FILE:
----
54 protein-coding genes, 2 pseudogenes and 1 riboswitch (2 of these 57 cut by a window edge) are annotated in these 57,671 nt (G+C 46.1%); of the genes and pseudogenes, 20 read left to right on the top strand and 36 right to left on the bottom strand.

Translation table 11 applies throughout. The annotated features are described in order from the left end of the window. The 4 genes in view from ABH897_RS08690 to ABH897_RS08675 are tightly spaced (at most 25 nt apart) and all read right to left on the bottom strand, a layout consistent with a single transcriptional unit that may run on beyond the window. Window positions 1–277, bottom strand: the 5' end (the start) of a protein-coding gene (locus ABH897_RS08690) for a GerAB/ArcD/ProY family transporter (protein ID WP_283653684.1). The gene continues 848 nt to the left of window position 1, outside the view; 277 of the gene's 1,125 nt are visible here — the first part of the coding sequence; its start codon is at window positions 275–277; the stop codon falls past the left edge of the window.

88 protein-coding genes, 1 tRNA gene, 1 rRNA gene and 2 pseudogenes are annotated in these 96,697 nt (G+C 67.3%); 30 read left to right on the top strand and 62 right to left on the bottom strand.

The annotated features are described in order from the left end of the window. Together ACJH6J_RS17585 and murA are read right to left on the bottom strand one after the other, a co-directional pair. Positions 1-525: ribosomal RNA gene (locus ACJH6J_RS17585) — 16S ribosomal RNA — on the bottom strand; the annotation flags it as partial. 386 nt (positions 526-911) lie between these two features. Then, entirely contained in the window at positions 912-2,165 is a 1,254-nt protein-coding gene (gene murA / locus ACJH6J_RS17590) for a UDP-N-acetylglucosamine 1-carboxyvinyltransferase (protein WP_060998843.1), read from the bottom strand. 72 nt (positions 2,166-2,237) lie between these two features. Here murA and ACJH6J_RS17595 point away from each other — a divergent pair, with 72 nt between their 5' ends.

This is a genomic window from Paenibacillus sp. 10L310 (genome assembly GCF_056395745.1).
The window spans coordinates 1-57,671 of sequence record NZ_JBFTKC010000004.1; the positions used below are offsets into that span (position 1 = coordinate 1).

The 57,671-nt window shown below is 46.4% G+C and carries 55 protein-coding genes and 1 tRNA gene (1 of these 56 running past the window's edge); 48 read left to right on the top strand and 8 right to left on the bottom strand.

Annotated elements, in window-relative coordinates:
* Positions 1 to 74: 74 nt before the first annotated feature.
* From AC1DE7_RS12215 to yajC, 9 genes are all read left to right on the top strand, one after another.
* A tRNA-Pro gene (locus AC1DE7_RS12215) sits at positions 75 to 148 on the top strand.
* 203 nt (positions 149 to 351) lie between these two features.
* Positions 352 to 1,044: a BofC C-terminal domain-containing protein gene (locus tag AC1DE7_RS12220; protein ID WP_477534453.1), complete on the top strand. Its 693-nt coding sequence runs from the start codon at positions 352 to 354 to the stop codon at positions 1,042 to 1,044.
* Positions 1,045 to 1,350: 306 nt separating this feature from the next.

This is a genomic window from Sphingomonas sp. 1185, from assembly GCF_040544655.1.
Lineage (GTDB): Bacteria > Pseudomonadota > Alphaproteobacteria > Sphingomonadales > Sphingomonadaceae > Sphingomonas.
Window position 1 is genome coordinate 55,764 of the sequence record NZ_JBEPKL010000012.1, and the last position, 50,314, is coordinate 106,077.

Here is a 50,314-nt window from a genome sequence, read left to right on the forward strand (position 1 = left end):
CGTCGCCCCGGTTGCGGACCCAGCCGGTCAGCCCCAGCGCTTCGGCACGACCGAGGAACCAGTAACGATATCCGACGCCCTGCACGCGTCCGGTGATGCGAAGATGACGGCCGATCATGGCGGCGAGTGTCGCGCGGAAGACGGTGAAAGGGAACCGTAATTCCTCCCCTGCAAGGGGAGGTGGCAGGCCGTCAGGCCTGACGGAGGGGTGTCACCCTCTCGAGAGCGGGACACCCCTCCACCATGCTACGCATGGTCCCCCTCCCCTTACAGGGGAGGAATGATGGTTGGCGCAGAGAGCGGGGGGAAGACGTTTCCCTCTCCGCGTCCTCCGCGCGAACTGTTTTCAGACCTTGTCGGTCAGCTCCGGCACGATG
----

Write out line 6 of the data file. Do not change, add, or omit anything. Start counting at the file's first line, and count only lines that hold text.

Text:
The window spans coordinates 1-57,671 of sequence record NZ_JBFTKC010000004.1; the positions used below are offsets into that span (position 1 = coordinate 1).